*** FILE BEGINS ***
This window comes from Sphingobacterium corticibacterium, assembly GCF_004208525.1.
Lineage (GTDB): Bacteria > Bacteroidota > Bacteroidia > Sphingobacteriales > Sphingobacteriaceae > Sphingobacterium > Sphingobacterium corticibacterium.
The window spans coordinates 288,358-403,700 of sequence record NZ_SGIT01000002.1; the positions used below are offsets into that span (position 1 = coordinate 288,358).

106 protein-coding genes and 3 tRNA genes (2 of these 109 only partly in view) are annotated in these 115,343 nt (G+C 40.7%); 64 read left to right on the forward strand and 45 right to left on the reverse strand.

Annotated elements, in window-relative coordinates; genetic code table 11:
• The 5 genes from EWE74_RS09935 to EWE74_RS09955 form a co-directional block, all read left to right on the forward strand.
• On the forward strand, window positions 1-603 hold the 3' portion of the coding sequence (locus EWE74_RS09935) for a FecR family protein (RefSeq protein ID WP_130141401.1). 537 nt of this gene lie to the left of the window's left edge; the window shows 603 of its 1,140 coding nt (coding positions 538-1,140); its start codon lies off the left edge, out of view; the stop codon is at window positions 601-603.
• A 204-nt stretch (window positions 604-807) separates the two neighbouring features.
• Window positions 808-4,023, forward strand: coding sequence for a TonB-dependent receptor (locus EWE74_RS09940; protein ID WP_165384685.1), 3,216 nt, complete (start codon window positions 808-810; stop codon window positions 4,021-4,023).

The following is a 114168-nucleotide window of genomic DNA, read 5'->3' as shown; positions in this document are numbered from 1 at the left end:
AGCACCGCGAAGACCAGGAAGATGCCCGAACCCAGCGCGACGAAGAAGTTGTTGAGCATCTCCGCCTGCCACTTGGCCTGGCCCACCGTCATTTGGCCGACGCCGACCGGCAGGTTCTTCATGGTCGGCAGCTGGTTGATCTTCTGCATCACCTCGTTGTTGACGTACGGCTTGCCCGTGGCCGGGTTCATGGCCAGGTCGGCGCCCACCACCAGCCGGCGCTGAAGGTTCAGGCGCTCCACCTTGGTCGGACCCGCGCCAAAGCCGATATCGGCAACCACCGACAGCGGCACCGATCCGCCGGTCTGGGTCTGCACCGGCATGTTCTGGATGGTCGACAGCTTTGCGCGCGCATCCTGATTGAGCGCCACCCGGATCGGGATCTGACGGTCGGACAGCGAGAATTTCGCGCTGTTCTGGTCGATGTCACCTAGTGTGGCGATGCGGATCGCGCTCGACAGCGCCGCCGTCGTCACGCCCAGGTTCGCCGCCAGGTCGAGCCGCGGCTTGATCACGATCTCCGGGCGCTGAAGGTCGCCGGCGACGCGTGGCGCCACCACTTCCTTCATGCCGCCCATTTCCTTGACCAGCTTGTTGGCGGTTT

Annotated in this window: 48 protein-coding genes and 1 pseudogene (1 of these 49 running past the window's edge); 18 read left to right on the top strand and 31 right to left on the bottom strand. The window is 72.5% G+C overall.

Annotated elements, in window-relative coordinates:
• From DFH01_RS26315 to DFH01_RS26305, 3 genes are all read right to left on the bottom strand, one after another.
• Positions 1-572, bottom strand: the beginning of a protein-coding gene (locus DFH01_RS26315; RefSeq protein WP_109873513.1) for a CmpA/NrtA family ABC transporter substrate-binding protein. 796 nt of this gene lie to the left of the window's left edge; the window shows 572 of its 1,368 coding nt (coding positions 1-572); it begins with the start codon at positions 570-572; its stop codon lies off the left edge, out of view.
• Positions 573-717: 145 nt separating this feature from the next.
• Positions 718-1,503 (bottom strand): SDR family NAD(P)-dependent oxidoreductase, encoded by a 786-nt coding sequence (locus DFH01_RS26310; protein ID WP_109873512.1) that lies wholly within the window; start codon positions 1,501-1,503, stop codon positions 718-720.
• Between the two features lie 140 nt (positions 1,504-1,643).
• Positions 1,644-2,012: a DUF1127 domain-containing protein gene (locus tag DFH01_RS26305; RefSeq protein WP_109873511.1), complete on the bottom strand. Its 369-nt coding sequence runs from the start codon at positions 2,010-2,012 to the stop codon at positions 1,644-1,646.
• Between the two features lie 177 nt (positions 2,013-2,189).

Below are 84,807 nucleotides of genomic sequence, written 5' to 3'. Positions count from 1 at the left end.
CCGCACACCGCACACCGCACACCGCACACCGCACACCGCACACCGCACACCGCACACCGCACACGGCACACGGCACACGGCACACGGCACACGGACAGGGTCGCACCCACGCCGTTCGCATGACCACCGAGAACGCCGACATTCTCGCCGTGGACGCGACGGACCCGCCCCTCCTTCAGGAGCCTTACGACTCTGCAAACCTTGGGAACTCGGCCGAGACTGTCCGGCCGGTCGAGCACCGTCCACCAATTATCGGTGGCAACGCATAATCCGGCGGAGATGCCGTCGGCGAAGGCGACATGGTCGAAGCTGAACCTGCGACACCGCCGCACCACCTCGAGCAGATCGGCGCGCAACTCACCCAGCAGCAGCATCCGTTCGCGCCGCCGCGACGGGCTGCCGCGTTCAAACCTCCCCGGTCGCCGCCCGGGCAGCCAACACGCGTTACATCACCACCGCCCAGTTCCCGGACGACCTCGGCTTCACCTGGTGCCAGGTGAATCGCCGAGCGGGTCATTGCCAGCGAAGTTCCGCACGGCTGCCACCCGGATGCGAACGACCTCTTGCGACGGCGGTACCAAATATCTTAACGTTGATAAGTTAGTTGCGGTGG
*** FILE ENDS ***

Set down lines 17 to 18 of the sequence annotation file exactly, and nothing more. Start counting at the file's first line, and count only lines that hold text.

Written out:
• Positions 718-1,503 (bottom strand): SDR family NAD(P)-dependent oxidoreductase, encoded by a 786-nt coding sequence (locus DFH01_RS26310; protein ID WP_109873512.1) that lies wholly within the window; start codon positions 1,501-1,503, stop codon positions 718-720.
• Between the two features lie 140 nt (positions 1,504-1,643).